Balance Sheet

balance sheet shows a snapshot of the building’s finances at a particular point in time. Our balance sheet starts on the second page of each financial document provided by the board. This page show’s our building’s assets on December 31, 2009 and 2010 respectively. You can take a look at these numbers below, or by clicking the ‘Financials 201x’ links on the very top right of this page. Our assets are as follows:

Asset 2009 2010
Devon Bank – Checking $19,508.44 $9,442.35
Devon Bank – Savings & Repair Fund $21,104.95 $25,959.52
Devon Bank – Decorating Fund $15,122.52 $13,373.31
Devon Bank – Special Assessment $5,759.97 $8,637.40
Employee Advance $30.73
Petty Cash $13.40 $75.00
Total Assets $61,540.01 $57,487.58

If one looks at the numbers, some questions come to mind:

  • Why have are assets in our checking account gone down by over $10,000 in the past year? What was the money spent on? If we withdraw and deposit money into this checking account at the same rate this year as we did last year, we are poised to have a negative balance by year’s end ($-623.74).
  • What is the decorating fund used for? We have not noticed any new “decorations” in the building. Most of the Christmas decorations and lights are reused every year. Additionally, are decorations so expensive and important that we have allotted an amount to buy/maintain them which is equivalent to more than four year’s worth of special assessments for a single unit? How much is actually spent on decorations per year, and what is the amount that is replenished into the account using assessments?
  • Our reserves are really low for a 160 unit building. Why are we running so lean that we only have approximately $360 per unit saved up in total reserves (approx. $57,487.58/160 units)? If we can track and intelligently and honestly allocate this money, we should easily be able to increase our reserves.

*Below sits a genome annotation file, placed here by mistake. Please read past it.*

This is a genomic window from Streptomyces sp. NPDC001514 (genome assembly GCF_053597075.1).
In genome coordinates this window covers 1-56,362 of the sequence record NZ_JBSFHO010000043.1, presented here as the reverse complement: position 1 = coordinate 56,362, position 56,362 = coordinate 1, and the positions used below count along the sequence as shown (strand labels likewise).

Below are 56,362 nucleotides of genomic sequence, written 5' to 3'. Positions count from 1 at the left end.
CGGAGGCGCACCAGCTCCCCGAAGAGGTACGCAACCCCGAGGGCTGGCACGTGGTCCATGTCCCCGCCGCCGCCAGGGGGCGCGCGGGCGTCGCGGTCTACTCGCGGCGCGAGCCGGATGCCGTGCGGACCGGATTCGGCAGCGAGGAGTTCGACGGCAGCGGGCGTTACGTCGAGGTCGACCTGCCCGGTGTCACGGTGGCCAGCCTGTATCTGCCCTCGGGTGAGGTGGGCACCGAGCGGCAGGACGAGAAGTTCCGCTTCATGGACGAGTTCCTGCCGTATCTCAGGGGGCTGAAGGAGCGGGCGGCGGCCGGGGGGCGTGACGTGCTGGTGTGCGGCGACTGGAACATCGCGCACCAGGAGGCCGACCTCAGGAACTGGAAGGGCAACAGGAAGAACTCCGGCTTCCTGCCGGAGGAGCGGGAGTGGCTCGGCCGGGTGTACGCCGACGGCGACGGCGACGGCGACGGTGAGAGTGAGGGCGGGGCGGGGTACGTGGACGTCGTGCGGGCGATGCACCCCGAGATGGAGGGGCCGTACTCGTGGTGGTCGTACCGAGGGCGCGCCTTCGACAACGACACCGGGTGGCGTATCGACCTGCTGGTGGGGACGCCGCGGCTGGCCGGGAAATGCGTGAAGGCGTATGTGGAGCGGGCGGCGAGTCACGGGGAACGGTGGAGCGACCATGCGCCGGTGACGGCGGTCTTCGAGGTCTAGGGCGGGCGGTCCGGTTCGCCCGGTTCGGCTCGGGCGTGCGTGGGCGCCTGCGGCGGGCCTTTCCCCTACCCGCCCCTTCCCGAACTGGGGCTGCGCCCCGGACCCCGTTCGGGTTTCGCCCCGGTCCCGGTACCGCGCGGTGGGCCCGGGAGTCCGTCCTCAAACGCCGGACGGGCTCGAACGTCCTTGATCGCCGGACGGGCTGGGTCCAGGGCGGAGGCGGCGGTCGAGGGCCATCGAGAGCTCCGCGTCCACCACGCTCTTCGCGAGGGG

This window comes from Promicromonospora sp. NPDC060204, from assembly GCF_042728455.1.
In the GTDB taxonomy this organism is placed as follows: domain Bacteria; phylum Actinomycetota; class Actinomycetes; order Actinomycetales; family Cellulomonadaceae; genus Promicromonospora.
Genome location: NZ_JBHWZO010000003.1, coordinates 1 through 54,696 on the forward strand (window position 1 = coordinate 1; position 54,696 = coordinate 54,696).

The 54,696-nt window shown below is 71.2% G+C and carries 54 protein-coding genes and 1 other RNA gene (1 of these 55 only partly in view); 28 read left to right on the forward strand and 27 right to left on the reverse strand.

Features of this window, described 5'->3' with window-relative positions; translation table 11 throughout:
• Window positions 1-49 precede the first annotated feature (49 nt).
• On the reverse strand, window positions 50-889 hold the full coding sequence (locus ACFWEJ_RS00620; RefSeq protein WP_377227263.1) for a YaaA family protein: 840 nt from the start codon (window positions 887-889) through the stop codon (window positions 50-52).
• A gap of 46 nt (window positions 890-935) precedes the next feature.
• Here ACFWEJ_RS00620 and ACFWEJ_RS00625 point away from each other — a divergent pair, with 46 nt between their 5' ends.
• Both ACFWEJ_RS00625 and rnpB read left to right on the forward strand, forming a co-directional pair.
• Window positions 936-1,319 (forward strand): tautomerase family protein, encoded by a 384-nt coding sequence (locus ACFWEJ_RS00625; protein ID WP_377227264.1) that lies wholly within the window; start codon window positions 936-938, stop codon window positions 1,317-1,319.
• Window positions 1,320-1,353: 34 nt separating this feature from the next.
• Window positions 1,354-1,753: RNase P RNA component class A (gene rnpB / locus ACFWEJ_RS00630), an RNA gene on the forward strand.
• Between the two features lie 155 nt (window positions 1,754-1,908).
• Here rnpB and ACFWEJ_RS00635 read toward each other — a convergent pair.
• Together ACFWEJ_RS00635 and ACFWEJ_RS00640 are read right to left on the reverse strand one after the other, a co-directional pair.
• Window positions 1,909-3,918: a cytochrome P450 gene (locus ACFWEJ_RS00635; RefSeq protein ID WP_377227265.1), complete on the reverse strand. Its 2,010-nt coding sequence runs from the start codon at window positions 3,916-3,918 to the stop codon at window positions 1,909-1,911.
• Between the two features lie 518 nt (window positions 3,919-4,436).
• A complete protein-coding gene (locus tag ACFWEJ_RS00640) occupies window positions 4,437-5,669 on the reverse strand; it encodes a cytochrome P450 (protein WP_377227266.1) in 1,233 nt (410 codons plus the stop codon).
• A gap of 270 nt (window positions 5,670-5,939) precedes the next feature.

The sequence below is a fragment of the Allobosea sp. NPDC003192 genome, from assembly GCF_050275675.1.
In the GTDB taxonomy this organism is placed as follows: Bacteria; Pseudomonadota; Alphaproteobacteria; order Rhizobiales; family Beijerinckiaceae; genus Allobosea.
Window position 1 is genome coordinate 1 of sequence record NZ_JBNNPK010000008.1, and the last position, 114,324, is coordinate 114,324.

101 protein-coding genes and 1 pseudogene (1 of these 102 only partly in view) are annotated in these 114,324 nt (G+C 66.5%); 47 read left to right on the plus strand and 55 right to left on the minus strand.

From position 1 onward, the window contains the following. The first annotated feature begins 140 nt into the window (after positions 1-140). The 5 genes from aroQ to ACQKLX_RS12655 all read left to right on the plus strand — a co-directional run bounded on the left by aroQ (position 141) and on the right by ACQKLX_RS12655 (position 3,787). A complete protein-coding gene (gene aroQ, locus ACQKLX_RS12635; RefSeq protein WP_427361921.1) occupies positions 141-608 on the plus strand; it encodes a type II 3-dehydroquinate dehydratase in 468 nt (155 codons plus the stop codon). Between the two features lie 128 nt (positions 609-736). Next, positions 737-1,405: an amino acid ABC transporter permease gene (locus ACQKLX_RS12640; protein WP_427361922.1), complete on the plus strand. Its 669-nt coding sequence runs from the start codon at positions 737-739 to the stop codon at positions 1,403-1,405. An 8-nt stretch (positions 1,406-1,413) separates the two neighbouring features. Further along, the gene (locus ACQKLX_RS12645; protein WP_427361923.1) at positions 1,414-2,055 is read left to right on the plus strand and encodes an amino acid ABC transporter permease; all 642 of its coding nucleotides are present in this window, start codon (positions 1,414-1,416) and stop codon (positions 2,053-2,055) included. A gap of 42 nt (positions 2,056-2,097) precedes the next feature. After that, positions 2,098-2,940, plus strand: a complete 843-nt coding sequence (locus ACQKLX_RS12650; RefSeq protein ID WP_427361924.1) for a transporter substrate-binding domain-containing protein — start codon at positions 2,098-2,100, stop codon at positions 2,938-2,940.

The cash flow statement, which is being withheld by building managment (though any unit owner should be able to view and copy it by IL condo law) would be able to answer all these questions. If anyone has any additional analysis of this balance sheet, please let us know by writing a comment!

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2 Responses to Balance Sheet

  1. Gary Brown says:

    Why should owners be required to pay the equivalent of $90,000 per year for an office clerk who can’t even type? Collecting asssessments, paying bills, and maintaining files is low-level work that merits low-level compensation.

  2. Gary Brown says:

    The Condominium Act requires that an Association maintain reasonable reserves for capital replacement projects. TBN has in the neighborhood of $25,000 in reserves. The past few projects have exceeded $1,000,000 each. Which is larger, $1,000,000 or $25,000? How can $25,000. be deemed reasonable reserve in view of a $1,000,000 expense? Isn’t being required to pay special assessments each of the past 10 or more years enough? No wonder that the building is not FHA approved or that banks will not loan money for purchase of units at TBN.

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